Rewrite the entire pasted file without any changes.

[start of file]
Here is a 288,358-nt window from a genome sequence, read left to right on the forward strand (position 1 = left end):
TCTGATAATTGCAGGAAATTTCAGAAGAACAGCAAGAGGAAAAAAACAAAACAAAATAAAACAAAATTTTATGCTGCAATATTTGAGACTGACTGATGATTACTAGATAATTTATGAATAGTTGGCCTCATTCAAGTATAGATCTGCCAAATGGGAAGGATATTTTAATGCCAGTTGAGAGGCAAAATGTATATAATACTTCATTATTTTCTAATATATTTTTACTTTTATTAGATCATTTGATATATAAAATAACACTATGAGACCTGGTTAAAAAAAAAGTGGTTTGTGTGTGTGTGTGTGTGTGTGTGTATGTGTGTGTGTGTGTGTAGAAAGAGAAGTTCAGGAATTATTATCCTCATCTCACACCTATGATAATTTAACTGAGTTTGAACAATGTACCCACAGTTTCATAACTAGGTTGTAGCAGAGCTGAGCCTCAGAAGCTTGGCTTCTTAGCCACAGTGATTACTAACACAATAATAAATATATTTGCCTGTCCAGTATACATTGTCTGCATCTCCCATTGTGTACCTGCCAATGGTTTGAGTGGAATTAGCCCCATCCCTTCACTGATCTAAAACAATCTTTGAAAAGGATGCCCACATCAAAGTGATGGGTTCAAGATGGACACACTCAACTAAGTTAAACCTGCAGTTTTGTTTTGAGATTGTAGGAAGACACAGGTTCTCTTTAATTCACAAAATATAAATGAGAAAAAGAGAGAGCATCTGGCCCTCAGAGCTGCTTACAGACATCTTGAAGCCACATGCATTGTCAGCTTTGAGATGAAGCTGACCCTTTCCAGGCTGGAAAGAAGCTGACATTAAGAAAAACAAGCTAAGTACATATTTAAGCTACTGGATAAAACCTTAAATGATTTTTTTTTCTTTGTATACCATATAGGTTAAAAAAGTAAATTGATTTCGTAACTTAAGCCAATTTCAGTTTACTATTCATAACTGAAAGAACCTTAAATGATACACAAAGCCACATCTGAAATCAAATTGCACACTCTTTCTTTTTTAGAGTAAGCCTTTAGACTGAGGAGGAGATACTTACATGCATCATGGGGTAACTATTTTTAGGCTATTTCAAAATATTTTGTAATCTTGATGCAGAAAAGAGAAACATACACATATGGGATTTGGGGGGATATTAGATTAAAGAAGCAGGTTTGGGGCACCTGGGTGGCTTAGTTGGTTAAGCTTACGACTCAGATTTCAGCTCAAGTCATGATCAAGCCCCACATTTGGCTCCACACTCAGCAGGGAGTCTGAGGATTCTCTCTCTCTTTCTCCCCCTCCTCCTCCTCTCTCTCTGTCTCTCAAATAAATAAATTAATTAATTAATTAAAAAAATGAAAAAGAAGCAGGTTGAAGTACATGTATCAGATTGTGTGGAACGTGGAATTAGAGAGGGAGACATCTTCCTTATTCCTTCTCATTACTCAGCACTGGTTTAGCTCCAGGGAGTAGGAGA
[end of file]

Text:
Here is a 288,358-nt window from a genome sequence, read left to right on the forward strand (position 1 = left end):
TCTGATAATTGCAGGAAATTTCAGAAGAACAGCAAGAGGAAAAAAACAAAACAAAATAAAACAAAATTTTATGCTGCAATATTTGAGACTGACTGATGATTACTAGATAATTTATGAATAGTTGGCCTCATTCAAGTATAGATCTGCCAAATGGGAAGGATATTTTAATGCCAGTTGAGAGGCAAAATGTATATAATACTTCATTATTTTCTAATATATTTTTACTTTTATTAGATCATTTGATATATAAAATAACACTATGAGACCTGGTTAAAAAAAAAGTGGTTTGTGTGTGTGTGTGTGTGTGTGTGTATGTGTGTGTGTGTGTGTAGAAAGAGAAGTTCAGGAATTATTATCCTCATCTCACACCTATGATAATTTAACTGAGTTTGAACAATGTACCCACAGTTTCATAACTAGGTTGTAGCAGAGCTGAGCCTCAGAAGCTTGGCTTCTTAGCCACAGTGATTACTAACACAATAATAAATATATTTGCCTGTCCAGTATACATTGTCTGCATCTCCCATTGTGTACCTGCCAATGGTTTGAGTGGAATTAGCCCCATCCCTTCACTGATCTAAAACAATCTTTGAAAAGGATGCCCACATCAAAGTGATGGGTTCAAGATGGACACACTCAACTAAGTTAAACCTGCAGTTTTGTTTTGAGATTGTAGGAAGACACAGGTTCTCTTTAATTCACAAAATATAAATGAGAAAAAGAGAGAGCATCTGGCCCTCAGAGCTGCTTACAGACATCTTGAAGCCACATGCATTGTCAGCTTTGAGATGAAGCTGACCCTTTCCAGGCTGGAAAGAAGCTGACATTAAGAAAAACAAGCTAAGTACATATTTAAGCTACTGGATAAAACCTTAAATGATTTTTTTTTCTTTGTATACCATATAGGTTAAAAAAGTAAATTGATTTCGTAACTTAAGCCAATTTCAGTTTACTATTCATAACTGAAAGAACCTTAAATGATACACAAAGCCACATCTGAAATCAAATTGCACACTCTTTCTTTTTTAGAGTAAGCCTTTAGACTGAGGAGGAGATACTTACATGCATCATGGGGTAACTATTTTTAGGCTATTTCAAAATATTTTGTAATCTTGATGCAGAAAAGAGAAACATACACATATGGGATTTGGGGGGATATTAGATTAAAGAAGCAGGTTTGGGGCACCTGGGTGGCTTAGTTGGTTAAGCTTACGACTCAGATTTCAGCTCAAGTCATGATCAAGCCCCACATTTGGCTCCACACTCAGCAGGGAGTCTGAGGATTCTCTCTCTCTTTCTCCCCCTCCTCCTCCTCTCTCTCTGTCTCTCAAATAAATAAATTAATTAATTAATTAAAAAAATGAAAAAGAAGCAGGTTGAAGTACATGTATCAGATTGTGTGGAACGTGGAATTAGAGAGGGAGACATCTTCCTTATTCCTTCTCATTACTCAGCACTGGTTTAGCTCCAGGGAGTAGGAGA